Beach House : Thank Your Lucky Stars

Jeff Terich

If the cover art for Beach House‘s Thank Your Lucky Stars has a familiar feel about it, you’re not the only one to pick up on that. The photo depicts a little girl opening a birthday present—a doll—with a look on her face that’s not quite a smile, but not necessarily a sad expression either. There’s definitely a sense of melancholy about it though, not unlike the intimate, morose birthday party happening on the cover of their 2008 album Devotion. It’s not an exact parallel, but both images evoke a feeling—a strange juxtaposition of comfort and sadness. And isn’t that ultimately Beach House in a nutshell?

Comfort and sadness are ever-present on Thank Your Lucky Stars, but it’s the former that Victoria Legrand and Alex Scally have leaned away from, and for the better. The album feels, at least aesthetically, a lot more like Devotion than Depression Cherry, which they dropped just two months ago. There are few moments of lush shoegaze density and fluttery dream-pop lullabies. Legrand and Scally have simplified, at least in terms of how fleshed out the arrangements are, and the heavy lifting is left up to the songwriting itself, which on their most recent release sometimes suffered from being secondary to the many layers of beautiful blur. Beach House take on a much leaner sound on Thank Your Lucky Stars, and the starkness and general absence of an effects-laden safety net yields some of their most interesting songs in years.

The parallels that Thank Your Lucky Stars draws to the band’s earlier efforts are mostly in approach. For while the duo doesn’t give in to richly textured shoegaze as they did earlier this year, they’re also still dealing in considerably higher fidelity than they once did. But the difference is pretty stark in opening track “Majorette”: Guitar, organ, drums and voice comprise the entire thing. And though Scally and Legrand build up something that feels plenty exuberant in sound, it’s more of an illusion than anything, their intricate use of simple elements adding up to something greater in the end. But that’s actually the odd song out in a way. The eerie drum-machine dirge “She’s So Lovely” is more bare-bones in its sound, glimmering beneath Legrand’s heartbreaking chorus: “Castles in the sand/Money in your hand/And all I have to do/Is stay away from you.” The band’s embrace of starker arrangements lead them toward a sexier post-punk sound on the excellent “All Your Yeahs,” which has the feel of a more urgent The xx, or a less disco-ready Chromatics. And the guitar-forward stomp of “One Thing” has Beach House rocking surprisingly hard by their own usually soporific standards.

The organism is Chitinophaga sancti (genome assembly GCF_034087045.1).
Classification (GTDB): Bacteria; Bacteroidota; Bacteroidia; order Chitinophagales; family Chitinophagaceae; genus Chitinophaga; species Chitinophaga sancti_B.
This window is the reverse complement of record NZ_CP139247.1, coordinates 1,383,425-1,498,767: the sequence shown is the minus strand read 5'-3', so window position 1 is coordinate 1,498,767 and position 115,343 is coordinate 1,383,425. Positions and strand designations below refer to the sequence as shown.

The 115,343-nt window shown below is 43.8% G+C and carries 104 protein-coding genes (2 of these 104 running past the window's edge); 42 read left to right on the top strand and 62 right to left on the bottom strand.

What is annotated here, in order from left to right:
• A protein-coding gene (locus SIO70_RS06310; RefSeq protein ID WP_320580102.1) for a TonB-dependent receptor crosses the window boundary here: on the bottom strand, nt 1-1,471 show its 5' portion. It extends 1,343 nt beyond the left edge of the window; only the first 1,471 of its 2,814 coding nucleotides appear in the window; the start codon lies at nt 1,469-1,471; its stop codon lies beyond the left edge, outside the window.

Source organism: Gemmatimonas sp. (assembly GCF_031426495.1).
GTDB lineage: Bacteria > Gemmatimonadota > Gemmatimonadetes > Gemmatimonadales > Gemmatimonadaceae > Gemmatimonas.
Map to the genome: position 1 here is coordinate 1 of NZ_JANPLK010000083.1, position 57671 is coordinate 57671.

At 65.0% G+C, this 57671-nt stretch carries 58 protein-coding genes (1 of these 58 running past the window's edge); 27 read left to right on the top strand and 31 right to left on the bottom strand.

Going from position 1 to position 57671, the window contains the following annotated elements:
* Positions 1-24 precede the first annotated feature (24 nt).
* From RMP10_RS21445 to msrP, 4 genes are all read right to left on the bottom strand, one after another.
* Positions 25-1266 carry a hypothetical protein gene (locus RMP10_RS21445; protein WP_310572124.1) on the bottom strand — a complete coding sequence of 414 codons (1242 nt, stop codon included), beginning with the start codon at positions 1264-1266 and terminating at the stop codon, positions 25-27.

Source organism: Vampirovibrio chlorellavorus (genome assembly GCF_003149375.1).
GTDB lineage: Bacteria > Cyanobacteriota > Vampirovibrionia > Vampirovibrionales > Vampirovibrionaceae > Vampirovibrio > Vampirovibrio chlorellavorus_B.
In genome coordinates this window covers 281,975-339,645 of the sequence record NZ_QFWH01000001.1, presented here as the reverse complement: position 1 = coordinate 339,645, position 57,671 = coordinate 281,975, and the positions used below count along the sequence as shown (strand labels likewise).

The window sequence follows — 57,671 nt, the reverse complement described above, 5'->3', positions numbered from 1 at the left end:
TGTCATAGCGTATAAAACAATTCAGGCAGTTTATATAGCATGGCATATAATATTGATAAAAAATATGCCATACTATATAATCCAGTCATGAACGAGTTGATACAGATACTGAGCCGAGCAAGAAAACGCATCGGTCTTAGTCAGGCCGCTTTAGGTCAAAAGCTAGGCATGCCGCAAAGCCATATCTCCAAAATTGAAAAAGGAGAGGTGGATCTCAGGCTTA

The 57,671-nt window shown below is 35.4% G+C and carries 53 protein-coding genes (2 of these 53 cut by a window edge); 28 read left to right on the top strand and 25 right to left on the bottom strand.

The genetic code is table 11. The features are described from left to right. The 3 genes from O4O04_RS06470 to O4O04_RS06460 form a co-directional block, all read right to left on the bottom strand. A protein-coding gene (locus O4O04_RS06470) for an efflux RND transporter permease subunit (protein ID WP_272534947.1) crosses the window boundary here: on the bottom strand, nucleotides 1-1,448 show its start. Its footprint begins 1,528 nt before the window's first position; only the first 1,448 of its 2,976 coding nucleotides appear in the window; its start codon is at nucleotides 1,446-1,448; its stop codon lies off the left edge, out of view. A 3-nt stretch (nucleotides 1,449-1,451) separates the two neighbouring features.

Thank Your Lucky Stars features some of Legrand’s best vocal performances to date, showcasing her range beautifully on the understated “The Traveller” and a subtler, albeit no less stunning approach on the incredible “Elegy to the Void.” There are so many riches throughout the album that it’s almost unfortunate that this was the second of the band’s albums to be released this year, and without much pre-release promotion at that. But for a band who sells a more-than-respectable amount of copies of their records, and fills large venues without any struggle, Beach House’s music has always had the feeling of a closely held secret. With Thank Your Lucky Stars, they draw us in even closer only to offer a surprising and generous gift.

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Beach House DevotionBeach House – Devotion

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